EasyJet has warned it faces losses of more than £800m this year and that it expects to fly at just 25% of normal capacity into next year, the annual loss will be the first in EasyJet’s 25-year history. Although the airline said in a trading update it had taken tough action to cut costs, the warning underlines the continuing challenges for the industry, however, chief executive Johan Lundgren said, aviation continues to face the most severe threat in its history and the UK government urgently needs to step up with a bespoke package of measures to ensure airlines are able to support economic recovery when it comes.
Easyjet is putting a brave face on it, but these figures illustrate just how tough life in the aviation industry is right now, hopes of a rapid recovery after the lockdown were dashed when the government introduced quarantine restrictions on arrivals from abroad. Over the summer peak , the airline was still able to operate at 38% capacity but its expectations for the final three months of the year are clearly very limited, Easyjet has shored up its finances by taking on loans, selling and leasing back part of its fleet and doing cost-cutting deals with its staff, but it’s still burning through cash, and while it says bookings for next summer are strong, the future remains deeply uncertain, like pretty much every other carrier right now, it’s navigating through some very stormy skies. The airline said it expected to sink into a pre-tax loss of between £815m and £845m in the current financial year, this is worse than analysts’ forecasts of a £794m loss.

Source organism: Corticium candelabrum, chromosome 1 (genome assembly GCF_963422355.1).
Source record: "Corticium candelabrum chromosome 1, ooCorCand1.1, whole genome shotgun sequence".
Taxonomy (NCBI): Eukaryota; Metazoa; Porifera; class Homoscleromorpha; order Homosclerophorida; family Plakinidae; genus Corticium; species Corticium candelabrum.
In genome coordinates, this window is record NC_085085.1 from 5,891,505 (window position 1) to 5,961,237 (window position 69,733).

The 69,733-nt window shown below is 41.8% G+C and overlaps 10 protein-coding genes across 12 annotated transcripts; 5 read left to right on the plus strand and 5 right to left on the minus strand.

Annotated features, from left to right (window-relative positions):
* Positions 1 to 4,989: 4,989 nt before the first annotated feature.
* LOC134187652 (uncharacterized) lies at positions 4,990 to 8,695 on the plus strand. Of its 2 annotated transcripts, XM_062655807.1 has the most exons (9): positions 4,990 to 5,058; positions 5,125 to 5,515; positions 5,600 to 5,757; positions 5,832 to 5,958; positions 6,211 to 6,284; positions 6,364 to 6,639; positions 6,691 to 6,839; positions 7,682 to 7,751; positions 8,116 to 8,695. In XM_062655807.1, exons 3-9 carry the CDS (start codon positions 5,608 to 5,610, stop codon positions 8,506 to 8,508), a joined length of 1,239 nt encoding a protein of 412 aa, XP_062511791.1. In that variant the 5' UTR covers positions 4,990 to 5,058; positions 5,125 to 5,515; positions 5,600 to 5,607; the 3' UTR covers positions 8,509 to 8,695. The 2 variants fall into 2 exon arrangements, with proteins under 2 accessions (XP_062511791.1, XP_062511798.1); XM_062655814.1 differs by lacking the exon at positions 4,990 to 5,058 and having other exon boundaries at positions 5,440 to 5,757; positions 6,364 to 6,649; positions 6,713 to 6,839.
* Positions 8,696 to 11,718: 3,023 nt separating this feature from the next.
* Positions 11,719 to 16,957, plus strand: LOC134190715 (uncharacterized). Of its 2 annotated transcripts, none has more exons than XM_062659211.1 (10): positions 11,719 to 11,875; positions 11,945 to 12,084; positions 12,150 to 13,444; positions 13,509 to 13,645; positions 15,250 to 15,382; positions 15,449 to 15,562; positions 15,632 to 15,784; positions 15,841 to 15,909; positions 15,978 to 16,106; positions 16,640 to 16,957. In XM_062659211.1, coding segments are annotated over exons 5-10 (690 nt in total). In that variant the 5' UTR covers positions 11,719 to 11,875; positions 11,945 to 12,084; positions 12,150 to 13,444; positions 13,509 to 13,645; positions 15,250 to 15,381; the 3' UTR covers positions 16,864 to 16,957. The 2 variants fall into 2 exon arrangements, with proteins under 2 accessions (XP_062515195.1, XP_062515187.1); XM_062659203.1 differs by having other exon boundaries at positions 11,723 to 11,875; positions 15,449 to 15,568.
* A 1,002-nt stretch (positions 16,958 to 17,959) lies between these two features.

The carrier has already taken a £600m loan from the government, cut 4,500 jobs, raised £608m from selling aircraft and tapped shareholders for £419m, EasyJet’s statement said it would continue to review its liquidity position on a regular basis and will continue to assess further funding opportunities, including sale and lease backs, should the need arise. It is understood that no formal request has been made, but an EasyJet source said the airline would keep all its funding options open as it enters what could be a difficult winter trading period.
With air travel at very low levels because of the coronavirus pandemic, most European airlines are losing money, and EasyJet’s larger rival Ryanair has called this winter a “write-off”.